Iron Maiden’s Bruce Dickinson Recalls In-Air Emergency as Flight Captain + More Life-Threatening Experiences
Iron Maiden‘s Bruce Dickinson is a true Renaissance man and while we all worship him for the god-like frontman he is, being a singer is just one of the head-spinning portions of his résumé. Beyond Maiden, fans are well aware of his status as an airline captain as the all-too literal high-flying vocalist has famously piloted the band’s Ed Force One custom jet around the world on various tours. Throughout his newly released autobiography, What Does This Button Do?, Dickinson chronicles some harrowing in-air situations that easily could have downed him had he not maintained a cool head under pressure. In our interview with metal’s ”Air Raid Siren,” the singer / pilot shared a story you won’t find in the book, detailing his troubling first flight as a captain, and he later pontificated about the fragility of life.
Flying from Gatwick, England to Egypt, Dickinson explained that the plane’s pressurization alarm went off, triggering the oxygen masks to drop from above in the cabin. ”It wasn’t like in the movies because nobody was screaming — there was no loud bang. In fact, it all went in slow time and [was] not a big drama,” he explained in increasingly animated fashion. While Dickinson and his co-pilot were breathing through their oxygen masks, the flight crew knocked at the door, seemingly unfazed by the situation, questioning, ”All the masks have dropped in the back of the cabin — is there a problem?” Meanwhile, the two pilots stressed the enormity of what was happening while the flight crew remained nonchalant, understood what was happening and strapped on their masks as well.
”I was just like, ‘This is not in the script!'” Dickinson exclaimed, smiling and shaking his head in disbelief. The moral of the story? ”Nothing ever happens like it does in the movies.”
While that crisis was averted, Iron Maiden’s frontman details more stressful flying incidents in his book, along with his trip to Sarajevo in the middle of an active war zone while with his solo band as well as his battle with and defeat of head and neck cancer in 2015. Having survived possibly the most life-threatening experience of his now 59 years, we wondered if this had altered his outlook on death.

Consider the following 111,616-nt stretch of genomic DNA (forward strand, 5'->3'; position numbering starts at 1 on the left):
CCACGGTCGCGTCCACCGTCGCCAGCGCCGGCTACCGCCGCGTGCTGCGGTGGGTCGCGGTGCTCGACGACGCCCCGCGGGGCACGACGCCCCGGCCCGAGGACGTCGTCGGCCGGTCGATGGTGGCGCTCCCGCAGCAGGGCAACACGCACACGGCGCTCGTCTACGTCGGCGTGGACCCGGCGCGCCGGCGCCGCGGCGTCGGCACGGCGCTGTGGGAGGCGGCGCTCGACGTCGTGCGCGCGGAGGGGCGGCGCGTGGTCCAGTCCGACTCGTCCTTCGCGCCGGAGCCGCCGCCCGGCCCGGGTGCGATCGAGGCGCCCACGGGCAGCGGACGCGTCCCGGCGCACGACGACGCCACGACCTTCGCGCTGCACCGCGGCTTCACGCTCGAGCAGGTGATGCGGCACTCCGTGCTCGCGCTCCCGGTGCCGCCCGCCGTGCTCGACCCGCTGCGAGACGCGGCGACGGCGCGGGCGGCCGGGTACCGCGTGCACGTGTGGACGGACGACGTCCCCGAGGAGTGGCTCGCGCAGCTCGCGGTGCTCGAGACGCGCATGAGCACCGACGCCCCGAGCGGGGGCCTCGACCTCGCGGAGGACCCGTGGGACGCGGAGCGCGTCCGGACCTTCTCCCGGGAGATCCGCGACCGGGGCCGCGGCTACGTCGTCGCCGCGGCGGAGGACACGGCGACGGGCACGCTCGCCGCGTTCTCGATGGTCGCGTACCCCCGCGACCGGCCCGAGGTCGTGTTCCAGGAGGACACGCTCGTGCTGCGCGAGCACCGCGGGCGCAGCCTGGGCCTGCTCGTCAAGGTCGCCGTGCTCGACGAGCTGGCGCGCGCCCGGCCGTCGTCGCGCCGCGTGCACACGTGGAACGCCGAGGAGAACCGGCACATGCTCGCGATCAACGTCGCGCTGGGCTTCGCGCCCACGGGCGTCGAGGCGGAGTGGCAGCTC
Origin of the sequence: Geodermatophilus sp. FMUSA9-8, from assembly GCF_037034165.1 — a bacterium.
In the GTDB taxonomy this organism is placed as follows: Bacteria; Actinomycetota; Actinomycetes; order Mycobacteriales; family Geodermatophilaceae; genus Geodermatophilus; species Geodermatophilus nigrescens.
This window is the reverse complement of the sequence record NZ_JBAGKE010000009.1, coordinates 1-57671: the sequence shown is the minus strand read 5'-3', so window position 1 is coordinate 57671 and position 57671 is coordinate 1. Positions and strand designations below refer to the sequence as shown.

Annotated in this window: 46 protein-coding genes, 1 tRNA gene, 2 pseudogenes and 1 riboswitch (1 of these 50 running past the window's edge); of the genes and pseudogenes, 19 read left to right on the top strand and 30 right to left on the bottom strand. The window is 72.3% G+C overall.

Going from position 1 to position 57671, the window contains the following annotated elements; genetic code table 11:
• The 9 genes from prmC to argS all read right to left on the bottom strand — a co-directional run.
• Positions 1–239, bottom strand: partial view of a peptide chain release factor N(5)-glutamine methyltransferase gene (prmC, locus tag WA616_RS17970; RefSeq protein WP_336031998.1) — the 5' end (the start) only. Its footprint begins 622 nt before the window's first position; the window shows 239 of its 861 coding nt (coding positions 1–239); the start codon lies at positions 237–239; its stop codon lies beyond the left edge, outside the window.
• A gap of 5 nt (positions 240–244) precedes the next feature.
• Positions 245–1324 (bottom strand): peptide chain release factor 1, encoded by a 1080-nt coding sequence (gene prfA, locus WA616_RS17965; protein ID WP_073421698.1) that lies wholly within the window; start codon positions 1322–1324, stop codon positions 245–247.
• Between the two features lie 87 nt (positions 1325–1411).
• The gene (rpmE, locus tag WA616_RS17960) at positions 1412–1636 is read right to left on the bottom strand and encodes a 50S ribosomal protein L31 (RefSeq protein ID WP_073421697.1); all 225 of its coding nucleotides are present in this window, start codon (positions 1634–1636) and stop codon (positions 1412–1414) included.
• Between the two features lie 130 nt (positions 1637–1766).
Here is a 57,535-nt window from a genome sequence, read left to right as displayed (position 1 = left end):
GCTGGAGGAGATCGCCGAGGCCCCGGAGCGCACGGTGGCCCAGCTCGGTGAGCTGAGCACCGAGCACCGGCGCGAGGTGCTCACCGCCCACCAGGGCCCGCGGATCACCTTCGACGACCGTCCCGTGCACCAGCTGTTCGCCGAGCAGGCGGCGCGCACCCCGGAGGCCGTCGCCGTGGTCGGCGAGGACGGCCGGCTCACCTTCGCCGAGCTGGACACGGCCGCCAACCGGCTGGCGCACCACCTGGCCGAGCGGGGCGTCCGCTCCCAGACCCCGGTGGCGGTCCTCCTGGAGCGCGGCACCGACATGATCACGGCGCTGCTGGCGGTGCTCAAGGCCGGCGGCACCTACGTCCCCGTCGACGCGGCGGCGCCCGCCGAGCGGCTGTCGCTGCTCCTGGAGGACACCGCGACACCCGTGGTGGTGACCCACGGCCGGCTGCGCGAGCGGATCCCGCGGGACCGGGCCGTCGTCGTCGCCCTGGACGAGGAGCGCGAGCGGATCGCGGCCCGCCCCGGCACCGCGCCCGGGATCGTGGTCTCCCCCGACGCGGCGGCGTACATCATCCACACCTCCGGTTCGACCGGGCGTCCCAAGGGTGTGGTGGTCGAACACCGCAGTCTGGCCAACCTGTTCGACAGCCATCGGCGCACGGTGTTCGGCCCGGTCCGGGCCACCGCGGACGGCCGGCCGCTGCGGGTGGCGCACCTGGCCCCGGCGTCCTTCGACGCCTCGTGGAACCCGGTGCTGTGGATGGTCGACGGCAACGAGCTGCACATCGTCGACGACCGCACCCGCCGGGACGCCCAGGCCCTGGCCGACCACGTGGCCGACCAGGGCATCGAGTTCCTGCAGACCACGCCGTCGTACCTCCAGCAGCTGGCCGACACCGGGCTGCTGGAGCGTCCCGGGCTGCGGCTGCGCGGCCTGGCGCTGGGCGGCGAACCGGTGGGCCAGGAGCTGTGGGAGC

”Mortality is inevitable,” he understood. What it made Dickinson realize was the value of life and the utilization of his time. ”Don’t waste your time and, above all, don’t let other people waste your time,” he began, adding, ”I reserve the right to be impatient.” Having come out on the positive side of his cancer battle, it seems the polymath is centered as he stated, ”Live life for now; live it for right now.”
What Does This Button Do? spans from Dickinson’s early childhood being raised by his grandparents through the age of five all the way through the present day, detailing his life in and out of Iron Maiden. To grab your copy of this must-read, go here.
Behemoth Enter The Studio To Begin Work on The Satanist Follow
Behemoth have confirmed that they’ve entered the studio to begin work on the follow-up to 2014’s The Satanist.
Last week, the band’s frontman Nergal posted a clip showing them rehearsing new material – and he’s now given an update on Instagram reporting that they’re now at Poland’s Monochrome Studio
Nergal says: ”My church is black. This is our shelter for the next week – couldn’t be more excited than I am now! Teaming up with my old partners in crime Tomasz Orion Wróblewski and Zbigniew Promi?ski with technical back up from Mr. Bergstrand and Haldor Grunberg to make the ultimate artistic statement.”
No release date has been set, while further album details will be revealed in due course.
Nergal also reports that he’s been questioned by Polish authorities for a band t-shirt with a design similar to the country’s official coat of arms.
They are accused of disrespecting Poland’s white eagle emblem on their Republic Of The Unfaithful t-shirt design, which features an eagle and two snakes behind an inverted cross.
The band no longer sell the t-shirt at their shows, but Nergal reports that it is Behemoth’s best-selling shirt in their catalogue.
Nergal says: ”Several individuals have been already questioned including heraldists who have made their statement clear: This is not a Polish emblem. Apparently it’s not enough for the decision makers in the court.
”Are they looking for a scapegoat? Is this another attempt of the Polish government to convict Nergal and give an example for other artists? What’s the hidden message of those actions may I ask?”
He adds: ”Weird times, weird country, weird vibes… I do not feel safe and comfortable here I must admit, but do I feel guilty? Fuck no. It is obvious that the eagle that has no crown so can not be a Polish emblem. Period.”
He then points to fans who have the design tattooed and says: ”Shall we arrest them? Peel the skin off? Cover it up? These rhetorical questions I’m gonna leave unanswered here and go to do what I do best – piss stupid people off with sincere and honest art and I shall never give up on my freedom to do so.”